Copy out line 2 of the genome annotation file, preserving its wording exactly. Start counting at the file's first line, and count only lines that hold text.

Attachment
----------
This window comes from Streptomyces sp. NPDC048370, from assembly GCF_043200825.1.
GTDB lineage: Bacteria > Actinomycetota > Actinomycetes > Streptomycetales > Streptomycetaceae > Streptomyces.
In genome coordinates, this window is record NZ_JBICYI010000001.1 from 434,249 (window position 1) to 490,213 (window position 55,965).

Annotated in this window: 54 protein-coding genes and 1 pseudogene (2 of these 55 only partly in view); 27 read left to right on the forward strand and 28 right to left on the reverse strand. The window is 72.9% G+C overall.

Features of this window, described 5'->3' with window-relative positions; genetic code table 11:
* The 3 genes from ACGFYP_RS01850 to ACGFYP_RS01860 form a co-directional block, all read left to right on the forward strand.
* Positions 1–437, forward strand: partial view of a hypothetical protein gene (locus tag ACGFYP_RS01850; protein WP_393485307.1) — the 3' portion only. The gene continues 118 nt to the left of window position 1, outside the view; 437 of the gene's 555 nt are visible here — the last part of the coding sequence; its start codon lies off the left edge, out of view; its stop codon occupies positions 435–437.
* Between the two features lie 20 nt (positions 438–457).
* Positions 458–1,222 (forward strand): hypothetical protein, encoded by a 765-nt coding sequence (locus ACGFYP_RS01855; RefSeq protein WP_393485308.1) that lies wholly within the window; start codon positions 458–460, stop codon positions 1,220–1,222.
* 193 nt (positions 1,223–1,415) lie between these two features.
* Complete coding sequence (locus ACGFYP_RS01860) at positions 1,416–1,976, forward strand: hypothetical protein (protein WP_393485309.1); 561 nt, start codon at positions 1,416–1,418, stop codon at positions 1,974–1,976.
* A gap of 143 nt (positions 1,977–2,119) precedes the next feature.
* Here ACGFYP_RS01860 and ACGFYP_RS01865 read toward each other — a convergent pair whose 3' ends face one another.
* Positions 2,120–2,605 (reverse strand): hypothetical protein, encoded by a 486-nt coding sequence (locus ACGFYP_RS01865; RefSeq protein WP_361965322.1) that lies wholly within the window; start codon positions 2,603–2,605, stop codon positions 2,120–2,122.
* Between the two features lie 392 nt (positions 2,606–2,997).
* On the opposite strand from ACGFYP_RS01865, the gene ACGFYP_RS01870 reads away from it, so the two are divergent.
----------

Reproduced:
GTDB lineage: Bacteria > Actinomycetota > Actinomycetes > Streptomycetales > Streptomycetaceae > Streptomyces.